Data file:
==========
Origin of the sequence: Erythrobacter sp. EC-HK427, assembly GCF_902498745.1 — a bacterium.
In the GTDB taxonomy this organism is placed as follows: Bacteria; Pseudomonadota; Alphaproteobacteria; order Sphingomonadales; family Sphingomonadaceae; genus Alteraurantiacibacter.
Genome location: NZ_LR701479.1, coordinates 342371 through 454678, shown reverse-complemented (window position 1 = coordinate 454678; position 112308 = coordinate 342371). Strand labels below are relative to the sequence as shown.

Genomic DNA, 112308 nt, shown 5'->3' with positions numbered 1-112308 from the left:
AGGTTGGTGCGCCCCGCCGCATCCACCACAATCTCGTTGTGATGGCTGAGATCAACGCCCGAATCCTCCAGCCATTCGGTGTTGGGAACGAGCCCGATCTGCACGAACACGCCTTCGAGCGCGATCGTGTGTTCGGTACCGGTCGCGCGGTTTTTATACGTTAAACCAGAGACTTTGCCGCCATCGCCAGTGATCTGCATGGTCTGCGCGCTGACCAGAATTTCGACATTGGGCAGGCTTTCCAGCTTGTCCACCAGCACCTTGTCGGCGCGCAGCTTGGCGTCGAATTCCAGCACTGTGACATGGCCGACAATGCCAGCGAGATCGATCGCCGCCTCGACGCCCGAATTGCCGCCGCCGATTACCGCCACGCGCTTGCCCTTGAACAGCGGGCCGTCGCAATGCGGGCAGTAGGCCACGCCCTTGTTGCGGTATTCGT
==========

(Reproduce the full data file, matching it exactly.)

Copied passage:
Origin of the sequence: Erythrobacter sp. EC-HK427, assembly GCF_902498745.1 — a bacterium.
In the GTDB taxonomy this organism is placed as follows: Bacteria; Pseudomonadota; Alphaproteobacteria; order Sphingomonadales; family Sphingomonadaceae; genus Alteraurantiacibacter.
Genome location: NZ_LR701479.1, coordinates 342371 through 454678, shown reverse-complemented (window position 1 = coordinate 454678; position 112308 = coordinate 342371). Strand labels below are relative to the sequence as shown.

Genomic DNA, 112308 nt, shown 5'->3' with positions numbered 1-112308 from the left:
AGGTTGGTGCGCCCCGCCGCATCCACCACAATCTCGTTGTGATGGCTGAGATCAACGCCCGAATCCTCCAGCCATTCGGTGTTGGGAACGAGCCCGATCTGCACGAACACGCCTTCGAGCGCGATCGTGTGTTCGGTACCGGTCGCGCGGTTTTTATACGTTAAACCAGAGACTTTGCCGCCATCGCCAGTGATCTGCATGGTCTGCGCGCTGACCAGAATTTCGACATTGGGCAGGCTTTCCAGCTTGTCCACCAGCACCTTGTCGGCGCGCAGCTTGGCGTCGAATTCCAGCACTGTGACATGGCCGACAATGCCAGCGAGATCGATCGCCGCCTCGACGCCCGAATTGCCGCCGCCGATTACCGCCACGCGCTTGCCCTTGAACAGCGGGCCGTCGCAATGCGGGCAGTAGGCCACGCCCTTGTTGCGGTATTCGT